And can we consider an exercise of “restraint” on the part of the USA such actions it takes as deliveries of arms to China or plans to redeploy the American troops stationed in the FRG closer to the borders of Socialist countries?

So as you can see we have enough to say on the subject of “restraint”.

We will also be prepared to exchange views on other subjects as well, including among them those which you name—Afghanistan and Kampuchea. Naturally, only the international aspects of these questions can be discussed, that is ways of resolving the situations existing around these states, and by no means their internal affairs.

At the same time I want to say at the very outset that we consider unacceptable—both in substance and in form—what is said in your letter with regard to Cuba and its policy.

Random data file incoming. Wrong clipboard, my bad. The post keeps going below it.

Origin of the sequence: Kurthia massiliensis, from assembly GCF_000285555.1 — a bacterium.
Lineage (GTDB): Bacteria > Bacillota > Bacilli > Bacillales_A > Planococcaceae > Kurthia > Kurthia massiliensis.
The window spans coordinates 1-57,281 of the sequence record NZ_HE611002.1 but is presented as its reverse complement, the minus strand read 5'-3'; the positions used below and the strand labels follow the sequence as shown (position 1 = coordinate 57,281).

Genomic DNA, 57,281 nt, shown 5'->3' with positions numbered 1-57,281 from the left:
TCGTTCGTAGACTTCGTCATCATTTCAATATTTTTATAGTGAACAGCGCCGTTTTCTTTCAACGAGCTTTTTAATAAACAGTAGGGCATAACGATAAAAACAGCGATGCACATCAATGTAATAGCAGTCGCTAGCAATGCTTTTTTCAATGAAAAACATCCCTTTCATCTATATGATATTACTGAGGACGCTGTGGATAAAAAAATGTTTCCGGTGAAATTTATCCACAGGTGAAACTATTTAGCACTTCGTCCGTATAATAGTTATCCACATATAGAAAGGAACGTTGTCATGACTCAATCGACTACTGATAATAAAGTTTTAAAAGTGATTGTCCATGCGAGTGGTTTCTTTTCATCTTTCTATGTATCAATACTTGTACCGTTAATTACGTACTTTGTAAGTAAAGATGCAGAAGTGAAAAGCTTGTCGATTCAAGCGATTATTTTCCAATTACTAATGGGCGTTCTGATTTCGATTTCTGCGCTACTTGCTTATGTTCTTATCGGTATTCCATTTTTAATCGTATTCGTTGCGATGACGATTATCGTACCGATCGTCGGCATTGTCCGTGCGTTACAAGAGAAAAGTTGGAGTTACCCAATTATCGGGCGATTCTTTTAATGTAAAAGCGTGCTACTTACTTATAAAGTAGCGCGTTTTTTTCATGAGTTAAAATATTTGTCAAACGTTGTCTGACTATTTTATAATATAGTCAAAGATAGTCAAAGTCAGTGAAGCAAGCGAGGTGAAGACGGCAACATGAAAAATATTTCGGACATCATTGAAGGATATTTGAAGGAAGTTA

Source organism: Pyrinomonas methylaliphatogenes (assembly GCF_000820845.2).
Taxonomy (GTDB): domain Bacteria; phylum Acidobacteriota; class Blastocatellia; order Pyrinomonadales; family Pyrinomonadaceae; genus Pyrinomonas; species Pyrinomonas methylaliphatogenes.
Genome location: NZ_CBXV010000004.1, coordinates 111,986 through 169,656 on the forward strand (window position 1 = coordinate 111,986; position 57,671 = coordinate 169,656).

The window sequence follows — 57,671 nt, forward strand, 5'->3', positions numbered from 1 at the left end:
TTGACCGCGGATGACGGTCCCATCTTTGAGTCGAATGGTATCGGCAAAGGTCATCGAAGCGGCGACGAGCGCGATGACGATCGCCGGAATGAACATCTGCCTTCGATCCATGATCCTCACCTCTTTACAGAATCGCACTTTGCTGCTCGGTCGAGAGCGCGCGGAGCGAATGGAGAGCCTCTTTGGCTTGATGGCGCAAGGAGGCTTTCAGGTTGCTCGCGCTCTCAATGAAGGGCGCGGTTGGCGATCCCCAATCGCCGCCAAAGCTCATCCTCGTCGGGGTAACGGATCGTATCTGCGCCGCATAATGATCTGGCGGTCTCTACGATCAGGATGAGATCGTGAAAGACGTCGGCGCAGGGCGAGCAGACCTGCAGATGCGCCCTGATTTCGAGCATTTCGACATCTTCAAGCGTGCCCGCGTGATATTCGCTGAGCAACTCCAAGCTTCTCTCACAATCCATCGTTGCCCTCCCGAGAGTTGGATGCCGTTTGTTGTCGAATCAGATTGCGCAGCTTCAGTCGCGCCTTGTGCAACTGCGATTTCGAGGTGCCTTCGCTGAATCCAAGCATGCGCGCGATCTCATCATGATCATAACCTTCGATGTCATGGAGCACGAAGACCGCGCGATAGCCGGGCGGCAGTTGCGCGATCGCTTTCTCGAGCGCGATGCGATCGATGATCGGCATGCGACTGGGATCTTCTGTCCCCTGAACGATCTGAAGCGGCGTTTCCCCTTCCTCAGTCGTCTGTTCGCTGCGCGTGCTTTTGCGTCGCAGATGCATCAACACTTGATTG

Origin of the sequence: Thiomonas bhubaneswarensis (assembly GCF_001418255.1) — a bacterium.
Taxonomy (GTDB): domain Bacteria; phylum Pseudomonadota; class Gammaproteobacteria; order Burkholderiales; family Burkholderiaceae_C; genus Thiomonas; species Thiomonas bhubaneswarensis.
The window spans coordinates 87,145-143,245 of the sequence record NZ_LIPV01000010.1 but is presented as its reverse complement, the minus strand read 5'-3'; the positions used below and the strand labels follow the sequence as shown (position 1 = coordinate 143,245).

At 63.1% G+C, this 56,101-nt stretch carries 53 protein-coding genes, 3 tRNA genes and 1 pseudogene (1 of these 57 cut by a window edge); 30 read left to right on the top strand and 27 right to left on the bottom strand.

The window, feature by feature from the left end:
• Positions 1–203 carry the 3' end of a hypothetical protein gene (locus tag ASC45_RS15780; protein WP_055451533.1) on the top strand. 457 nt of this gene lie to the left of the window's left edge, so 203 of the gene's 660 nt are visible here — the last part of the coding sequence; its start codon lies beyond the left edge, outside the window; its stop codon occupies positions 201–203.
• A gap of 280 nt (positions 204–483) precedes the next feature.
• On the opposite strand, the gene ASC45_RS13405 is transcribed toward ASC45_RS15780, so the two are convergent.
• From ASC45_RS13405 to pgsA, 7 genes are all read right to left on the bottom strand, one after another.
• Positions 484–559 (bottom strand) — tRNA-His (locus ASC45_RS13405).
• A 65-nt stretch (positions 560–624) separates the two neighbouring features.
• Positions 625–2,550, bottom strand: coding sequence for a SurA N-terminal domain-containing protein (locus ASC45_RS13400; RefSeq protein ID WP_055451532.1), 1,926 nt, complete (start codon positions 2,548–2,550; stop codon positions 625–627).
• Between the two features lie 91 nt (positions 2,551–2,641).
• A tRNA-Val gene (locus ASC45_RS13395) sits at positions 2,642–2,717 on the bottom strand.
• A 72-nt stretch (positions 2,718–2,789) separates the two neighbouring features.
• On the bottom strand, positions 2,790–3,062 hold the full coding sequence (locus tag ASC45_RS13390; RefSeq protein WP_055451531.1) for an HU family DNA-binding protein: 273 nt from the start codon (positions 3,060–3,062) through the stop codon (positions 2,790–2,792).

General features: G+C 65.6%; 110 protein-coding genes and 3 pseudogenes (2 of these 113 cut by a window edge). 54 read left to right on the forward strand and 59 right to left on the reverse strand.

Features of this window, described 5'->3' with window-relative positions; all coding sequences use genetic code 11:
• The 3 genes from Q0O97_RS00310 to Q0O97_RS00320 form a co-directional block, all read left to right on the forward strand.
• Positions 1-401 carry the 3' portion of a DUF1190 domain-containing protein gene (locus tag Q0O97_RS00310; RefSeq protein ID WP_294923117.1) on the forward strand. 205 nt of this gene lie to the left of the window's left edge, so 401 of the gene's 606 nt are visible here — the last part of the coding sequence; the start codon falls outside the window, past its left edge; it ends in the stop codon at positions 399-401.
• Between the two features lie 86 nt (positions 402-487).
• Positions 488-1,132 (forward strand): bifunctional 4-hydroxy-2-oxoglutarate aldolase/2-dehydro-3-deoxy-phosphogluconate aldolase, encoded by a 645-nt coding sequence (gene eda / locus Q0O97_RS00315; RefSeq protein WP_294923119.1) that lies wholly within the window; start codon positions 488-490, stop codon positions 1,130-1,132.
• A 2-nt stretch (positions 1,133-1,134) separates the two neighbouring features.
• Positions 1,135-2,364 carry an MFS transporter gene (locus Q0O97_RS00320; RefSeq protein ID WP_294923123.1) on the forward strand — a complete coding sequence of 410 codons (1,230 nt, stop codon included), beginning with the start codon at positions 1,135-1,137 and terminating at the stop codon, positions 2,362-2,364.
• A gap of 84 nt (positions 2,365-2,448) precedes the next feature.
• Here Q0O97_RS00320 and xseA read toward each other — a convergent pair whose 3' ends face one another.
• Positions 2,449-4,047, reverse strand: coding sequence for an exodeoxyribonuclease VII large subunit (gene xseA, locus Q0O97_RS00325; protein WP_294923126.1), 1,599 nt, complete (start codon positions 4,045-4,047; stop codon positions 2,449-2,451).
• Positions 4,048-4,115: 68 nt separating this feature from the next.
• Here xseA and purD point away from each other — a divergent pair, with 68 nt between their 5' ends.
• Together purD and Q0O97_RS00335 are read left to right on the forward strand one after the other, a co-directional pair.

It goes without saying that questions of bilateral relations, among them the state of affairs with the realization of agreements signed earlier between our countries, which you mention in your letter, will also be a subject of our exchange of views.

In conclusion I would like to express the hope that given the mutual desire of the sides the forthcoming meeting will permit at least to mark the beginning of a businesslike discussion of problems which indeed await their solution. We are in favour of it.


A. Gromyko3
  1. Source: Department of State, Executive Secretariat, S/S–I Records, Lot 96D262, Super Sensitive—July 1981. Secret. A typewritten note at the top of the letter reads: “Unofficial translation.” An unknown hand wrote at the top of the page: “Given to Ambassador Stoessel by Bessmertnykh, 7/21/81.”
  2. See Document 73.
  3. Printed from a copy bearing this typed signature.